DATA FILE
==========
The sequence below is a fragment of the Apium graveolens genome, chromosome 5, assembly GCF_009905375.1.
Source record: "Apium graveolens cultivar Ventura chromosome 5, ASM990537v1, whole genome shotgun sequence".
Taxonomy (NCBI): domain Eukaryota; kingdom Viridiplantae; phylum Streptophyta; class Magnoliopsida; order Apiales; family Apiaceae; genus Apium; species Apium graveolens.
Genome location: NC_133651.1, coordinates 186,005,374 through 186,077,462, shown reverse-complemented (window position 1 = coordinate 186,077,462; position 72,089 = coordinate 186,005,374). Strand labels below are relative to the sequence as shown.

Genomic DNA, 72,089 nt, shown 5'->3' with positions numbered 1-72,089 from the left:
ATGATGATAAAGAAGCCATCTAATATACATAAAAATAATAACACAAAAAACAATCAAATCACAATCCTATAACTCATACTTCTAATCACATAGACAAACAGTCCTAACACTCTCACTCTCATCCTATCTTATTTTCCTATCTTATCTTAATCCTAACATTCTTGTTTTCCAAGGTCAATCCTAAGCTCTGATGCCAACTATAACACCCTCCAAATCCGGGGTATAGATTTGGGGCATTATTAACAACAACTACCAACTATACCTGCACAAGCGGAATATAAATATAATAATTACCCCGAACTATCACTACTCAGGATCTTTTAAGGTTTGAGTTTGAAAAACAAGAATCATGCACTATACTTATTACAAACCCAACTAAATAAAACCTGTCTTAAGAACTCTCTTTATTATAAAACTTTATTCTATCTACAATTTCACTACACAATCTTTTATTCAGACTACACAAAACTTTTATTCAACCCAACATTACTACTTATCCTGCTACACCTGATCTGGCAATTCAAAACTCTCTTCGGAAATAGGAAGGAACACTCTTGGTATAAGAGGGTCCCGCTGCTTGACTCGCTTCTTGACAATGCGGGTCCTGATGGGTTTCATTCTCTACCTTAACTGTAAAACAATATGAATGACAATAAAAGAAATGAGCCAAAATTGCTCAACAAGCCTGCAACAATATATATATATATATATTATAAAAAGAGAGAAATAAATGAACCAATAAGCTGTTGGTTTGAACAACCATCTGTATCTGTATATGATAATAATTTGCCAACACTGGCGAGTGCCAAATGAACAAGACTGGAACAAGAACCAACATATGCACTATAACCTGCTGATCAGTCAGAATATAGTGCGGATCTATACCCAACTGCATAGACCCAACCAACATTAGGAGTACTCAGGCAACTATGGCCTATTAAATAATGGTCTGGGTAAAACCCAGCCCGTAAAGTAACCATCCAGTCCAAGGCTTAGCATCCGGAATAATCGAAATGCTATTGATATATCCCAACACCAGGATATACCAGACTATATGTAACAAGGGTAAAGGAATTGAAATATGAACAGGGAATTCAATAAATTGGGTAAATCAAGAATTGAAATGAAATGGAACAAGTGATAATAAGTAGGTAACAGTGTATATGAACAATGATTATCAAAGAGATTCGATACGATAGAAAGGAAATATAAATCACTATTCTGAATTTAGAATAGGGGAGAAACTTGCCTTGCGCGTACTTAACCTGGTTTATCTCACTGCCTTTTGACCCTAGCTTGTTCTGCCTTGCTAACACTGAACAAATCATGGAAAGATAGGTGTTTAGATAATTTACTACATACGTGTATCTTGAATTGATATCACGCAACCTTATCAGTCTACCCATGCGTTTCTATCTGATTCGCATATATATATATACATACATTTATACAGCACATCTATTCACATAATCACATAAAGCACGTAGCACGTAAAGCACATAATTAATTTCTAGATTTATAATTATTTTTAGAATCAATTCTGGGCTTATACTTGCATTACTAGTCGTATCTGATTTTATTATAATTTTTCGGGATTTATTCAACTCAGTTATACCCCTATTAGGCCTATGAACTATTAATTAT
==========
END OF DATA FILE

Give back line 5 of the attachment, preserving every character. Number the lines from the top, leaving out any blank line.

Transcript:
Genomic DNA, 72,089 nt, shown 5'->3' with positions numbered 1-72,089 from the left: